What's the big deal? Let Muslims have their break times when they want! It doesn't mean Sharia is coming to the U.S.!
Of course. But what it does mean is this: rising tensions and resentment from non-Muslims who have to take up the slack for the Muslims. And since Sharia allows for absolutely no compromise, that means that American businesses are going to have to choose between making Muslim employees a privileged class, and alienating their non-Muslim employees, or allowing no Sharia accommodation at all.
My money, given today's political climate, is on the former -- despite the article below. I expect that Swift will ultimately cave to Muslim demands.
More than 150 Muslim workers didn't report to their meatpacking plant jobs Monday in the wake of what they called JBS Swift & Co.'s sudden reversal of accommodation for their religious fasting during Ramadan.
The workers initially planned a two-mile march from downtown Greeley's Lincoln Park to the plant, but a gathering that formed mid-morning never left the park. Throughout the day, several Greeley police officers watched from the park's edge.
Company officials met with several workers Monday afternoon at the plant, and Somali representatives later spoke with workers in downtown Greeley.
Graen Isse, a Swift worker and group spokesman, said the workers would not discuss details of their grievances, which were supplied to Swift in writing, until the company responded. He said he expected to hear from Swift Tuesday morning.
"I believe (the workers) will be back to their jobs," Isse said.
Asked what would happen if the workers didn't get what they wanted, Isse said, "That's another question. We'll pass on that."
The workers, mostly Somalis but many also from several other East African nations, said they were told by Swift management on Friday to not report to work Monday until the matter of changing break times to accommodate their Ramadan fasts was settled.
On Friday, about 300 Muslim workers left work mid-shift -- about 9:30 p.m. -- when they say they were told not to break at 7:30 p.m., when their roughly 12 hours of daily fasting for Ramadan ended. Earlier in the week, the workers negotiated with Swift to get an earlier break to allow them food and water after their fast.
Omar Clarke, who described himself as "a white-and-black" Muslim but not Somali, said workers at 7:30 p.m. Friday were told not to leave their work lines. He said the company then locked bathrooms to stop workers from going to them.
"At 7:30 Friday they did not accommodate us on our religious beliefs," he said. "After they told us we couldn't pray, we all walked out."
Smid read a company statement late Monday afternoon: "Friday evening, a group of employees left work without proper authorization. The matter was discussed with their union representatives and the company took appropriate action. JBS Swift desires to accommodate the religious practices of all employees, which includes its Muslim employees, provided it can do so reasonably, safely and without undue burden.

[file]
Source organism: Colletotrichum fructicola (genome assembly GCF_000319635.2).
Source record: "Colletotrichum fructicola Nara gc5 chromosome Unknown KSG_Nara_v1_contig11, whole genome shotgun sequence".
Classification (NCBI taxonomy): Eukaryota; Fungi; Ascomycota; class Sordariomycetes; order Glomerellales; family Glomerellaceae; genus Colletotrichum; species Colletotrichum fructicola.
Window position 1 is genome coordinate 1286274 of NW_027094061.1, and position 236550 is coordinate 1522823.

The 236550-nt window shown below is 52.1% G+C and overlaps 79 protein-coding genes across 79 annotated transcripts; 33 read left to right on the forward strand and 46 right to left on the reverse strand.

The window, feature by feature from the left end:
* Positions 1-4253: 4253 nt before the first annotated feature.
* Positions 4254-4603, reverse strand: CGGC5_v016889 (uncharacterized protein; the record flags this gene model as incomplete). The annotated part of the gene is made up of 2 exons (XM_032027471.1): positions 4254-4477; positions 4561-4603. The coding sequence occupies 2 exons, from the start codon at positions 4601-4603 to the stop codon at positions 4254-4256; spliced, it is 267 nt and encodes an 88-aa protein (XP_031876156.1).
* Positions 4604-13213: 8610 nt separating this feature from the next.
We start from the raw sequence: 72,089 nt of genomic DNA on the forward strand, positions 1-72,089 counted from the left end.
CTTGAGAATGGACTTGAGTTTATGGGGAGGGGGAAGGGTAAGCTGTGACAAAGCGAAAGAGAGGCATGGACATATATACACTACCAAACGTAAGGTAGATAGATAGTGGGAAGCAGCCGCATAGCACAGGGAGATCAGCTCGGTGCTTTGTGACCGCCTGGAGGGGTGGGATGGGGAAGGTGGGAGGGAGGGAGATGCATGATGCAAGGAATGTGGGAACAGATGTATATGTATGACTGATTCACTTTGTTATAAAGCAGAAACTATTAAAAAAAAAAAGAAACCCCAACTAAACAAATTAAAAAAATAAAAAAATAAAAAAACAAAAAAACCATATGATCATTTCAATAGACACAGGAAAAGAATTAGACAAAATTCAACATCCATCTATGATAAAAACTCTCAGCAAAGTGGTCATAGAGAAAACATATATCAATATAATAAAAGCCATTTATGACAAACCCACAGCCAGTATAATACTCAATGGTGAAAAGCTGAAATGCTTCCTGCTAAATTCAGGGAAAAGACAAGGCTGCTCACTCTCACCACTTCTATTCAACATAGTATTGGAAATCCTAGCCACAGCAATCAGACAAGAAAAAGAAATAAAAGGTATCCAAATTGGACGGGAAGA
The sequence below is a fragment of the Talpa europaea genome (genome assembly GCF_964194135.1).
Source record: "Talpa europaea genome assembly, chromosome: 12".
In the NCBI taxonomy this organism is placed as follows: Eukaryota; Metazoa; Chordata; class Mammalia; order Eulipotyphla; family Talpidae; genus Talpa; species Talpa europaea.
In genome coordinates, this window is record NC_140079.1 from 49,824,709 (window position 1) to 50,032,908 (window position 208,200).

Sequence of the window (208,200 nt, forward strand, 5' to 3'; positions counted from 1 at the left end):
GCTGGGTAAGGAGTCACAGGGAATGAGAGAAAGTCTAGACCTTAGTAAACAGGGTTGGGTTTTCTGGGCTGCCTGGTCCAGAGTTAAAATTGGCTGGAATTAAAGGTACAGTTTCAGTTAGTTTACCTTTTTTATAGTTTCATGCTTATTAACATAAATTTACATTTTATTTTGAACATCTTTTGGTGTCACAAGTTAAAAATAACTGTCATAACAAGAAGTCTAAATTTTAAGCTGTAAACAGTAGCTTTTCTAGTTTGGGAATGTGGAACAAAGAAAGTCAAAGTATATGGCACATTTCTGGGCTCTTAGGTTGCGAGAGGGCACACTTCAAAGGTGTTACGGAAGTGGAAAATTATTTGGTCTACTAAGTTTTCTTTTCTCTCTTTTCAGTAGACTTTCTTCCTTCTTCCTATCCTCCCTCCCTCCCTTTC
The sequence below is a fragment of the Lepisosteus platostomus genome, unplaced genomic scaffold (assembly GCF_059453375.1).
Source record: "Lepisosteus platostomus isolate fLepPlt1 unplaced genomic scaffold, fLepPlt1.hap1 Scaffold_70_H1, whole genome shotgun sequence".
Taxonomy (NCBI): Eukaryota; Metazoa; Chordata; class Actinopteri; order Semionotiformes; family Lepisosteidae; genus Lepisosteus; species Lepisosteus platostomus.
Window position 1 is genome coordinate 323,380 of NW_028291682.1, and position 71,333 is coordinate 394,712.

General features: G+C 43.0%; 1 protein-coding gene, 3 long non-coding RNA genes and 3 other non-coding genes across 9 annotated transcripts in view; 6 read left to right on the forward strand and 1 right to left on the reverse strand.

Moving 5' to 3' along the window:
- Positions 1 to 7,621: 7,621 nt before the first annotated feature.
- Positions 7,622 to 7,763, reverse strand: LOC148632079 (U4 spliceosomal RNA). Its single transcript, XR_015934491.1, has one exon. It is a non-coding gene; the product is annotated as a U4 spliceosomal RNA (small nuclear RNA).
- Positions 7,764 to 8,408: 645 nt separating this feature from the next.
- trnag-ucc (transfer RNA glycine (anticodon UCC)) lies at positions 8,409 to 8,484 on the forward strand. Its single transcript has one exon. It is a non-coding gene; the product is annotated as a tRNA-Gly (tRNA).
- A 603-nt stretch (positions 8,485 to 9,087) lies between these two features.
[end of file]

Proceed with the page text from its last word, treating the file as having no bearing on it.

"JBS Swift works closely with its employees and their union representatives to accomplish this balance of reasonable accommodation and operational requirements," the statement concluded.
Smid said she could not elaborate on the size of the group that left work and what the company's "appropriate action" might entail.
Friday afternoon, about 150 non-Muslim Swift workers protested the company's break-time accommodation of the Muslims. They said that the change was unfair to workers of other religious beliefs who don't receive similar concessions.
Brianna Castillo, a non-Muslim JBS Swift worker told the Tribune Friday, "The Somalis are running our plant. They are telling us what do to."
Aziz Dhies, who doesn't work at Swift but said he is a local representative of the Somali community, said the Somalis are peacefully trying to get what they consider a rightful concession to their religious beliefs.
"We are very peaceful people. We don't hate anybody," he said. "We love everybody here." [...]
Joe Rios, a day-shifter for nine months at Swift, said he felt the Somalis were asking for special treatment and "taking advantage of our kindness" in America. He said "most of us" at Swift are Catholic and observe a month of Lent each year without seeking work concessions based on religion.
"I think it's either you want to make money and work and put your prayers aside or you stay home," he said.
Rios said he'd heard that some disgruntled Muslim workers damaged property in the Swift parking lot Friday.
Tymkowych said police, who responded to the release of workers Friday night, didn't encounter any vandalism. "If it happened inside (the plant), they didn't tell us about it," he said.
That is contrary to a report I received.